I Hear You’re Asking All Around

Catching up on my 52 week writing challenge. This story inspired by the prompt “a tragedy that ends in romance.” Enjoy!

WARNING: Profanity ahead! Proceed with caution.

It’s one of those dumb moments we have as kids. Well, not kids, but not adults yet either. Almost though. Old enough to know better, but still young enough to not care.

Donny and I had played a few rounds of beer pong over at the Castillo twins’ house. Just a typical Saturday night out in the middle of nowhere USA. Shooting the shit with friends we’d known since we were in diapers. Downing cans of the cheap shit with chips and salsa. Nothing we hadn’t done before.

At close to two in the morning Donny and I stumbled over to his jeep, giggling like idiots, because we were. Even in the dark I could tell the ground was spinning for me. “Donny, you sure you’re good to drive?” I hiccupped.

“Ah, no worries babe. I’m barely buzzed. Besides, it’s late. Won’t anyone be on the roads. There never is.” He waved a nonchalant hand and beckoned me into the passengers’ seat.

I nodded and jumped in the jeep. He turned the keys in the ignition and leaned in to kiss me. He had the goofiest smile and his breath smelled like beer, but he was my Donny. I grinned and gave him a quick peck on the lips. “C’mon, pendejo. Get me home. I gotta work in the morning.”

He bit his lower lip and leaned in further, his breath on my neck. “You sure you’re ready to go home.”

I pushed him back, laughing. “Yes, Romeo. Time to go home.”

He made a show of sighing and rolling his eyes. I turned the radio up and sang along, off key as always.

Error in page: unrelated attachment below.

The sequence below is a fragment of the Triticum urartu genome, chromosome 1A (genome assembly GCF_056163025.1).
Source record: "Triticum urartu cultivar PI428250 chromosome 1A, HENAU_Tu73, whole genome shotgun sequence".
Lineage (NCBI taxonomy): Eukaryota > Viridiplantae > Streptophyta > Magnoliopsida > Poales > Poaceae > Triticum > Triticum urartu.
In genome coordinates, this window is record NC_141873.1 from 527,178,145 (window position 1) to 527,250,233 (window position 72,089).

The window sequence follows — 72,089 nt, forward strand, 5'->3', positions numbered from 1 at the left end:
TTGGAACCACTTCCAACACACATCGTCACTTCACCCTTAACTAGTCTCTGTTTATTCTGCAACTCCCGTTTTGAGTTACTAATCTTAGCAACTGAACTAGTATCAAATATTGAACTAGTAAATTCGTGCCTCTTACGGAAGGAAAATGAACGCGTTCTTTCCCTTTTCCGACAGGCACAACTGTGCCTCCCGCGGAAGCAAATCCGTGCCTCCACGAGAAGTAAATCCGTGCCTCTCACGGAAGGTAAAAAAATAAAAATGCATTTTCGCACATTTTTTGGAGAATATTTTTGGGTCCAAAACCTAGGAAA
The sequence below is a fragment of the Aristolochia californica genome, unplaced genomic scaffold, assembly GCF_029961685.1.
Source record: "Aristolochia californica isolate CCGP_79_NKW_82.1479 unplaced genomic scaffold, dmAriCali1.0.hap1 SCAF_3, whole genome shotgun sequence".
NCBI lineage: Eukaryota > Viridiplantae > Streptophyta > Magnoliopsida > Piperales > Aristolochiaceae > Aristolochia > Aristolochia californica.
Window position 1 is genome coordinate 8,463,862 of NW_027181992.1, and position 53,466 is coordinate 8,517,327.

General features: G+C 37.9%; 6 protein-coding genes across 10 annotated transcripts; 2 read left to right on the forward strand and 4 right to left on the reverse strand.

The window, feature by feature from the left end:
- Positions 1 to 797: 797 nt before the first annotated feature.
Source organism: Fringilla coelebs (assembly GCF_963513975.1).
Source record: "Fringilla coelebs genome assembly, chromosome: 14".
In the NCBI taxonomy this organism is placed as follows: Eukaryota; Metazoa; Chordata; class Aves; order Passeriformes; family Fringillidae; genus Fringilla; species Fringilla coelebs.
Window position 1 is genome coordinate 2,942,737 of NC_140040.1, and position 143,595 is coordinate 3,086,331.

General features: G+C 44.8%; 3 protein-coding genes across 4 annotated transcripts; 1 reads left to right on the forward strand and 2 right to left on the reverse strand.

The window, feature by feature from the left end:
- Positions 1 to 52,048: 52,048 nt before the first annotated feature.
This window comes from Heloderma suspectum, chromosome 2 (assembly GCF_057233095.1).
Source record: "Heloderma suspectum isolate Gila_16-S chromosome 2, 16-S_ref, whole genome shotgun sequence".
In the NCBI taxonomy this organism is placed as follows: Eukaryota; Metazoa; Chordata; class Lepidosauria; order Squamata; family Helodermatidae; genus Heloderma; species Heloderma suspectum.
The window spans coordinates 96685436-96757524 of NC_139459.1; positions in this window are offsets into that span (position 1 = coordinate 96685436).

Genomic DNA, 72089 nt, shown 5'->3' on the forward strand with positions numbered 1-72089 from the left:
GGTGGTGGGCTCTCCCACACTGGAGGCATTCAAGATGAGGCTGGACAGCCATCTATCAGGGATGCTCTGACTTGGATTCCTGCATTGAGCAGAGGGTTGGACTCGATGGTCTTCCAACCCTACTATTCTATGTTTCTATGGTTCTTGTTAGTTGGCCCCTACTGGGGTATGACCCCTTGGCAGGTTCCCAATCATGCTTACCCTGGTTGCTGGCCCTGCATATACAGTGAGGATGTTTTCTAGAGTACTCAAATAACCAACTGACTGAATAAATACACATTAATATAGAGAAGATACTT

The cold night air soothed my feverish, drunk skin. The crunch of dirt road under the jeep’s tires lulled me into dozing off. It was just another stupid, peaceful night, heading home after a bout of nothing special with people we’d seen all the time. Another night taken for granted.

My neck jerked forward and my eyes flew open. I heard Donny yelling, “Fuck fuck fuckfuckfuck…”

My body jostled side to side. I planted my feet, trying desperately to gain control over my body as Donny’s hands struggled back and forth with the steering wheel.

“Donny, what—” The jeep dove over the edge of something and my head banged the dashboard.

I don’t know how long I was out. Maybe only a minute. Maybe longer. Didn’t matter. The feel of cold and wet seeping over my legs woke me. It was dark, but I realized it was water, which meant we’d crashed into a canal.

Groggy at first, but made alert by the rising liquid, I scrambled with my seat belt, struggling to undo it and get out. The clip was stuck and I couldn’t wriggle out of the strap.